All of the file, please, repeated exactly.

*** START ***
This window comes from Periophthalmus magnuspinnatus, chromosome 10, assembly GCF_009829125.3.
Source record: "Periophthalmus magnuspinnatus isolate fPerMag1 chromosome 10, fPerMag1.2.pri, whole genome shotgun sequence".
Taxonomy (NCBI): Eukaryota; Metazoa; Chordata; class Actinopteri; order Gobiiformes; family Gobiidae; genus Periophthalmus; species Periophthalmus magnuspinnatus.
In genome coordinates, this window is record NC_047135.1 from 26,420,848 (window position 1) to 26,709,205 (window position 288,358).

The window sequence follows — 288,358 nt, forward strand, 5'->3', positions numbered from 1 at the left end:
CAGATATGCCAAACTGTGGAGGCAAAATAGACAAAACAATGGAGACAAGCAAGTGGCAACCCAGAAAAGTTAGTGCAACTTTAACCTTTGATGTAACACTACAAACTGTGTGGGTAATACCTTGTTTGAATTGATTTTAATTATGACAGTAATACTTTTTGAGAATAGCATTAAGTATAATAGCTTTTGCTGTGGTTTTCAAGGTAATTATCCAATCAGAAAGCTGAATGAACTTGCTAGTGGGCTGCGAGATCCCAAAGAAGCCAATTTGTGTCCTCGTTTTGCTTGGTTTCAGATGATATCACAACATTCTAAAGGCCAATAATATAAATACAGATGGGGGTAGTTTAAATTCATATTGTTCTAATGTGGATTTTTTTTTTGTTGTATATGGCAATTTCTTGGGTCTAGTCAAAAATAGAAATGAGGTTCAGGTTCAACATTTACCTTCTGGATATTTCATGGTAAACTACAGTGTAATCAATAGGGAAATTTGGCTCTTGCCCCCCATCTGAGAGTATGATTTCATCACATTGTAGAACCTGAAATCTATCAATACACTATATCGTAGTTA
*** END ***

This window comes from Periophthalmus magnuspinnatus, chromosome 10, assembly GCF_009829125.3.
Source record: "Periophthalmus magnuspinnatus isolate fPerMag1 chromosome 10, fPerMag1.2.pri, whole genome shotgun sequence".
Taxonomy (NCBI): Eukaryota; Metazoa; Chordata; class Actinopteri; order Gobiiformes; family Gobiidae; genus Periophthalmus; species Periophthalmus magnuspinnatus.
In genome coordinates, this window is record NC_047135.1 from 26,420,848 (window position 1) to 26,709,205 (window position 288,358).

The window sequence follows — 288,358 nt, forward strand, 5'->3', positions numbered from 1 at the left end:
CAGATATGCCAAACTGTGGAGGCAAAATAGACAAAACAATGGAGACAAGCAAGTGGCAACCCAGAAAAGTTAGTGCAACTTTAACCTTTGATGTAACACTACAAACTGTGTGGGTAATACCTTGTTTGAATTGATTTTAATTATGACAGTAATACTTTTTGAGAATAGCATTAAGTATAATAGCTTTTGCTGTGGTTTTCAAGGTAATTATCCAATCAGAAAGCTGAATGAACTTGCTAGTGGGCTGCGAGATCCCAAAGAAGCCAATTTGTGTCCTCGTTTTGCTTGGTTTCAGATGATATCACAACATTCTAAAGGCCAATAATATAAATACAGATGGGGGTAGTTTAAATTCATATTGTTCTAATGTGGATTTTTTTTTTGTTGTATATGGCAATTTCTTGGGTCTAGTCAAAAATAGAAATGAGGTTCAGGTTCAACATTTACCTTCTGGATATTTCATGGTAAACTACAGTGTAATCAATAGGGAAATTTGGCTCTTGCCCCCCATCTGAGAGTATGATTTCATCACATTGTAGAACCTGAAATCTATCAATACACTATATCGTAGTTA